In addition, even if such clinical trials are successfully completed, we cannot guarantee that the FDA or foreign regulatory authorities will interpret the results as we do, and more trials could be required before we submit our product candidates for approval. To the extent that the results of the trials are not satisfactory to the FDA or foreign regulatory authorities for support of a marketing application, we may be required to expend significant resources, which may not be available to us, to conduct additional trials in support of potential approval of our product candidates. Even if regulatory approval is secured for any of our product candidates, the terms of such approval may limit the scope and use of our product candidates, which may also limit its commercial potential.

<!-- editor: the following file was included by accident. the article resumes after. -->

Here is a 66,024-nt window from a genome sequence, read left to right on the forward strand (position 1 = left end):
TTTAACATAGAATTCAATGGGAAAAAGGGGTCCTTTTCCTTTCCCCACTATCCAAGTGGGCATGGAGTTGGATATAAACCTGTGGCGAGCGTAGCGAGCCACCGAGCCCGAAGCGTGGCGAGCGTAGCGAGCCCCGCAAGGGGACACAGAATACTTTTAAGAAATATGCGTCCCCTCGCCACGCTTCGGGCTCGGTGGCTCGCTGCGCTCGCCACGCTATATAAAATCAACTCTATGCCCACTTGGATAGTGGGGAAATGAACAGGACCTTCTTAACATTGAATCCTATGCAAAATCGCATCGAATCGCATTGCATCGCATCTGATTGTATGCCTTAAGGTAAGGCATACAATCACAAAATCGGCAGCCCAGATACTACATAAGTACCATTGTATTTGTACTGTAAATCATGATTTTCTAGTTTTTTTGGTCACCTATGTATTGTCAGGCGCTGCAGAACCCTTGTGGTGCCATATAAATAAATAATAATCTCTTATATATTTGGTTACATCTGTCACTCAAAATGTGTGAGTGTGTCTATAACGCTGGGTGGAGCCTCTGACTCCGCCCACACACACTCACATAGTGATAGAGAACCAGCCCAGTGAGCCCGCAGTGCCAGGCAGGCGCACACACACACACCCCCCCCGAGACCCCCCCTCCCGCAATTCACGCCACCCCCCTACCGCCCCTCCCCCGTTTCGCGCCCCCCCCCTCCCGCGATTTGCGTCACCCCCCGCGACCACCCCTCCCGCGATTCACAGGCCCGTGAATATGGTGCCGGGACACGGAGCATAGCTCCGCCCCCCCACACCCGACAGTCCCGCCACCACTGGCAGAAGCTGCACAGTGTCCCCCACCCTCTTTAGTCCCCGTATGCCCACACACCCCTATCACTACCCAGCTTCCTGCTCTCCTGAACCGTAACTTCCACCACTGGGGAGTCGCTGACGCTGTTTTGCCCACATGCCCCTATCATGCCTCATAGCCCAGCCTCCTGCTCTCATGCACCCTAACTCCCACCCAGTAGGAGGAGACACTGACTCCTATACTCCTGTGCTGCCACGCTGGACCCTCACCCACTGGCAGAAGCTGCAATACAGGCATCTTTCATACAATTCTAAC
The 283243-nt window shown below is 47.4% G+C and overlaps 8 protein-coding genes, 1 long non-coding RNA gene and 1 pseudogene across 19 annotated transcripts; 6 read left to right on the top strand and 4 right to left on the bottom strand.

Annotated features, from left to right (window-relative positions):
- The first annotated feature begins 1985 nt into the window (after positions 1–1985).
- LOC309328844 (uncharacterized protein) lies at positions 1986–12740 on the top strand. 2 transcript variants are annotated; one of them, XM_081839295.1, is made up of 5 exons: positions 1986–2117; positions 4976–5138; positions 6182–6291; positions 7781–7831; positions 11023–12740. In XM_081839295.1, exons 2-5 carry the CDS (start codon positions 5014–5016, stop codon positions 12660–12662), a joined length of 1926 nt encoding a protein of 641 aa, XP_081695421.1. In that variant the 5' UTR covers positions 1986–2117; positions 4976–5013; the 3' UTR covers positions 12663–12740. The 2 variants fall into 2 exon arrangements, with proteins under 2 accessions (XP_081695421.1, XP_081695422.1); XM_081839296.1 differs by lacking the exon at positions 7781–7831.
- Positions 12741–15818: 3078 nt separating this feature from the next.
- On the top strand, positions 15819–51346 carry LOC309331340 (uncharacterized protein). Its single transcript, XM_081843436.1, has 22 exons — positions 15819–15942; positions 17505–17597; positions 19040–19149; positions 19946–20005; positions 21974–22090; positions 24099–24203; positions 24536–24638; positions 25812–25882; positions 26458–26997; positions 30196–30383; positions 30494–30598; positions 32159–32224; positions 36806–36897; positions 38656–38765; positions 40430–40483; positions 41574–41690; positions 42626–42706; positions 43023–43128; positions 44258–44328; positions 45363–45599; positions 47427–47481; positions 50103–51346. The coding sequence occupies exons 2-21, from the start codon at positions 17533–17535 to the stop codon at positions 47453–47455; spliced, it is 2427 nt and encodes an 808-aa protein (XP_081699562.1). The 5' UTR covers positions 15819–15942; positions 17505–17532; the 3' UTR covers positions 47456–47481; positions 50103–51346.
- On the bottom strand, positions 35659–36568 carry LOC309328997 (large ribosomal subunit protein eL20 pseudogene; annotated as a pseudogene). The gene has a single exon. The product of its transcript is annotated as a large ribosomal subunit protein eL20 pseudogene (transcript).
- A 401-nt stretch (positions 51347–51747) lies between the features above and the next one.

Alector has filed a registration statement (including the Preliminary Prospectus) with the Securities and Exchange Commission (the “SEC”) for the offering to which this communication relates. Before you invest, you should read the Preliminary Prospectus in that registration statement and other documents Alector has filed with the SEC for more complete information about Alector and this offering. You may get these documents for free by visiting EDGAR on the SEC web site at www.sec.gov. Alternatively, a copy of the Preliminary Prospectus may be obtained from: Morgan Stanley & Co. LLC, Attention: Prospectus Department, 180 Varick Street, 2nd Floor, New York, New York 10014; BofA Merrill Lynch, NC1-004-03-43, 200 North College Street, 3rd floor, Charlotte NC 28255-0001, Attn: Prospectus Department, or email at dg.prospectus_requests@baml.com; Cowen and Company, LLC, c/o Broadridge Financial Solutions, 1155 Long Island Avenue, Edgewood, NY 11717, Attention: Prospectus Department, or by phone at (631) 274-2806; or Barclays Capital Inc., c/o Broadridge Financial Solutions, 1155 Long Island Avenue, Edgewood, NY 11717, or by email barclaysprospectus@broadridge.com.